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As a computer scientist, there’s nothing that annoys me more than when my friends ask me for help setting up their wireless internet, or when my mom calls and asks why her laptop keeps freezing. I try to tell them that I’m not studying computer repairs or computer usage, I’m studying computer science.

But that doesn’t help, because nobody seems to know exactly what the term “computer science” means. When I urge my friends to take a computer science course, they shrug me off with comments like “I’m no good with computers” or “I don’t do science.” Assuming my friends aren’t just unadventurous, there must be some big misconceptions outside of the computer science community about what computer science is all about.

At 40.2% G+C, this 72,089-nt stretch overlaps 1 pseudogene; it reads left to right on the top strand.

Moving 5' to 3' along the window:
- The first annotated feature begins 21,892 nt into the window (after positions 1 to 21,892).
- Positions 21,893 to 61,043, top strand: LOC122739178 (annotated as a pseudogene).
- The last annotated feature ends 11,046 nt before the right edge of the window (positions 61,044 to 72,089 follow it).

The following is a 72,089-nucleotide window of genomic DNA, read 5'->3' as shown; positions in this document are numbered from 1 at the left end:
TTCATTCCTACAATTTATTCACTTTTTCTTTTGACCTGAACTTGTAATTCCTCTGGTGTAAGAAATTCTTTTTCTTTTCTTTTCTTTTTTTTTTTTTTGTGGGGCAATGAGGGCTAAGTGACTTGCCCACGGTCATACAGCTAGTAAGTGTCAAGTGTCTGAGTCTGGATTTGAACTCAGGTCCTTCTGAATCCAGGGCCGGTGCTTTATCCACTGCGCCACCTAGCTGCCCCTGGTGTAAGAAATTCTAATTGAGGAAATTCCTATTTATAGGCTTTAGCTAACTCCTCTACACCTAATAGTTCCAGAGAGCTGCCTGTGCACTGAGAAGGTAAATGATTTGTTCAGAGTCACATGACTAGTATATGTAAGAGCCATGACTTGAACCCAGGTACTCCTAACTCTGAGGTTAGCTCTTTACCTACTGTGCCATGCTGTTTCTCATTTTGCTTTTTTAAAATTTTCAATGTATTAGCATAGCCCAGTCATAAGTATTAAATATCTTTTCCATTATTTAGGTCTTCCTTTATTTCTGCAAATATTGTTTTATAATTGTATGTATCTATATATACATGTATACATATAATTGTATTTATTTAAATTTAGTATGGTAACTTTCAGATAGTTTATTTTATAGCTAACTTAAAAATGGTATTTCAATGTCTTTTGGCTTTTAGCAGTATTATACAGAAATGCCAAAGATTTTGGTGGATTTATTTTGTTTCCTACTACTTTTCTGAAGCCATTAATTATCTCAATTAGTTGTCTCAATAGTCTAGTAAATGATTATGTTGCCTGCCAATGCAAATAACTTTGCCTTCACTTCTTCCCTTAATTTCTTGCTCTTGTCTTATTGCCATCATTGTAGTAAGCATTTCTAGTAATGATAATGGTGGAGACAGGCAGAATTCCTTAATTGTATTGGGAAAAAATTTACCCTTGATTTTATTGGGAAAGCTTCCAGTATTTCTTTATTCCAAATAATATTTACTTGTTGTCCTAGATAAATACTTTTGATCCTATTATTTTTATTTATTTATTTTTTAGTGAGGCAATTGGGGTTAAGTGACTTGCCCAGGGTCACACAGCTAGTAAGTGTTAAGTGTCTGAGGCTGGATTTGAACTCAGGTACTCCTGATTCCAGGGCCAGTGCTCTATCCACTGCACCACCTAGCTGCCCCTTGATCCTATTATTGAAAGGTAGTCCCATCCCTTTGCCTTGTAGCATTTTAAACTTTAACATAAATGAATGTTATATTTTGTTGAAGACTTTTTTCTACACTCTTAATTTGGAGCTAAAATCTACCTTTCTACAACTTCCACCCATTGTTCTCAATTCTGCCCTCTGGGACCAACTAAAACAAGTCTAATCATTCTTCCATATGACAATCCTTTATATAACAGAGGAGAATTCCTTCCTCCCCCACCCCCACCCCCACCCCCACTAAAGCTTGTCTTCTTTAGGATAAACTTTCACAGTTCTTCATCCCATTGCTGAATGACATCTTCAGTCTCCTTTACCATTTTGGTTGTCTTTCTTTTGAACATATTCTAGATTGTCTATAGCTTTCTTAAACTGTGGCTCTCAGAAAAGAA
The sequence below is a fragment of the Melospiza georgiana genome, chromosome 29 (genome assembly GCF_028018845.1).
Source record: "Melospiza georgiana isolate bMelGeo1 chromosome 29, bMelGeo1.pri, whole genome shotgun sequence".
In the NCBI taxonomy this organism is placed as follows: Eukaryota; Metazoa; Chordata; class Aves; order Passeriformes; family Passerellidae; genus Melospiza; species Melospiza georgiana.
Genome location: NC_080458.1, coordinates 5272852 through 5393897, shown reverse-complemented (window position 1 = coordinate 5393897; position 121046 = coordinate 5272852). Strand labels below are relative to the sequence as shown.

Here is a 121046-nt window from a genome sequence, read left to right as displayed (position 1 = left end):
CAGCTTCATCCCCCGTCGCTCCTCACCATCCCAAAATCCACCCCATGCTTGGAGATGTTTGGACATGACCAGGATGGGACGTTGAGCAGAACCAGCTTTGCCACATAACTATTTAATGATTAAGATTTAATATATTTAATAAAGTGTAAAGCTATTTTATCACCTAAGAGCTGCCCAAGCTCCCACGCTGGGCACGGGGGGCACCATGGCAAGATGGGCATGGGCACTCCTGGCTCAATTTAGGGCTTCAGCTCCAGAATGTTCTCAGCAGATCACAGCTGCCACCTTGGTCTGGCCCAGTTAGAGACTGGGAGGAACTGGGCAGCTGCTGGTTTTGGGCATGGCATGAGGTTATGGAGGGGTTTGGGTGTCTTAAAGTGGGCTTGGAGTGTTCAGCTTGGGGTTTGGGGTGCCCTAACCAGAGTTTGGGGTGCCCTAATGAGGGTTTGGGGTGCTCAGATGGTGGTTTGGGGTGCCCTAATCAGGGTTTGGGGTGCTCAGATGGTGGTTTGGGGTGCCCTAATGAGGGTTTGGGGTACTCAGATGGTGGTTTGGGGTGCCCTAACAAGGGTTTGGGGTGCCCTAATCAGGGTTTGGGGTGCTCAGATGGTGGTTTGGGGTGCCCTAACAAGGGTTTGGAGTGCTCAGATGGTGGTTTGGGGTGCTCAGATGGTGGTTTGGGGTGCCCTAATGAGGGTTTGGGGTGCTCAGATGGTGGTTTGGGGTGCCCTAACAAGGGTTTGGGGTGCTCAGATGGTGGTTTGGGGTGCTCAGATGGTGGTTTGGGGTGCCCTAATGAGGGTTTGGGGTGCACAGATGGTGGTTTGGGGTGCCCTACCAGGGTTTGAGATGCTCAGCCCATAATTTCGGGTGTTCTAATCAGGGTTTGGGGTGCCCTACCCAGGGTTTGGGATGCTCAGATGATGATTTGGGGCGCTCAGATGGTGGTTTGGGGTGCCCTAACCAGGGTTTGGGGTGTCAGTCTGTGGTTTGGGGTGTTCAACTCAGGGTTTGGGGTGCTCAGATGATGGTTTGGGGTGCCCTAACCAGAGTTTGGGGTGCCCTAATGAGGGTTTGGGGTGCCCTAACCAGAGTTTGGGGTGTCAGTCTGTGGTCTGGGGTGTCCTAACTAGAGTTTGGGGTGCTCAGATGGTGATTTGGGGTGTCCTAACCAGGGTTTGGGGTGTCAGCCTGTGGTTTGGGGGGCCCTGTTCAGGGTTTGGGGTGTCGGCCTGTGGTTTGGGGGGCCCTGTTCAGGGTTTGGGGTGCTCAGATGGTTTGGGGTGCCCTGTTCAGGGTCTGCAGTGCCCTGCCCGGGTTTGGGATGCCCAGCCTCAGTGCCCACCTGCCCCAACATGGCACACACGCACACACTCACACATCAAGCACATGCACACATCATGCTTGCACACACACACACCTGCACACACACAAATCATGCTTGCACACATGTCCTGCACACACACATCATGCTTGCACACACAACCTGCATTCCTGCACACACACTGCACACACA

Computer scientists are concerned
We can only analyze procedures within the realm of abstraction in which we have created them. Luckily, this type of reasoning is exactly why we have mathematical logic. Mathematicians, too, are concerned with the idea of truth in the abstract. Instead of running experiments, computer scientists define problems and procedures mathematically, and then analyze them using logic. This is the fundamental reason why computer science is not a science.

Given that the correctness of procedures is proved using mathematical logic, it might seem like computer science is really just a branch of mathematics, which it is, in some sense. In fact, much of the “math” we learn in school is actually computation.

Consider, for example, the problem of dividing two numbers. When presented with this problem, a mathematician might derive the properties of division, such as when there will be a remainder. A computer scientist, in contrast, would focus on figuring out how to perform the